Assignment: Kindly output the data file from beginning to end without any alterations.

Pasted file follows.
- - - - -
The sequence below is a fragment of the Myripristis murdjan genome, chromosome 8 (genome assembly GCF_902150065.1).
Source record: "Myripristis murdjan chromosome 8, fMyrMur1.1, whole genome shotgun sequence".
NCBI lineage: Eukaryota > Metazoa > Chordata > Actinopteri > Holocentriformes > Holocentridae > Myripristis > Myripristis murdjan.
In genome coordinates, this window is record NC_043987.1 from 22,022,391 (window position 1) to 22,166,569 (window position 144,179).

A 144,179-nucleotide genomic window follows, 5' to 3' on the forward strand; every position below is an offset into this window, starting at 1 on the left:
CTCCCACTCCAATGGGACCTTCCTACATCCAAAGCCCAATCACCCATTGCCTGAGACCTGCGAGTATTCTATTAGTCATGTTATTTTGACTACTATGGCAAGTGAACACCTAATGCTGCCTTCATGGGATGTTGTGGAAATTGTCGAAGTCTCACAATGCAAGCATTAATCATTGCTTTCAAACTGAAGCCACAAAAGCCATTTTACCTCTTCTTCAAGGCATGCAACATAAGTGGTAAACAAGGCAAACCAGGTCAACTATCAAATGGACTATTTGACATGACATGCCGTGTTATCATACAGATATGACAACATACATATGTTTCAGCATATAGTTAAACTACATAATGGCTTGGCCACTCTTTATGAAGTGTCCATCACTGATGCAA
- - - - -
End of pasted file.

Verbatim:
The sequence below is a fragment of the Myripristis murdjan genome, chromosome 8 (genome assembly GCF_902150065.1).
Source record: "Myripristis murdjan chromosome 8, fMyrMur1.1, whole genome shotgun sequence".
NCBI lineage: Eukaryota > Metazoa > Chordata > Actinopteri > Holocentriformes > Holocentridae > Myripristis > Myripristis murdjan.
In genome coordinates, this window is record NC_043987.1 from 22,022,391 (window position 1) to 22,166,569 (window position 144,179).

A 144,179-nucleotide genomic window follows, 5' to 3' on the forward strand; every position below is an offset into this window, starting at 1 on the left:
CTCCCACTCCAATGGGACCTTCCTACATCCAAAGCCCAATCACCCATTGCCTGAGACCTGCGAGTATTCTATTAGTCATGTTATTTTGACTACTATGGCAAGTGAACACCTAATGCTGCCTTCATGGGATGTTGTGGAAATTGTCGAAGTCTCACAATGCAAGCATTAATCATTGCTTTCAAACTGAAGCCACAAAAGCCATTTTACCTCTTCTTCAAGGCATGCAACATAAGTGGTAAACAAGGCAAACCAGGTCAACTATCAAATGGACTATTTGACATGACATGCCGTGTTATCATACAGATATGACAACATACATATGTTTCAGCATATAGTTAAACTACATAATGGCTTGGCCACTCTTTATGAAGTGTCCATCACTGATGCAA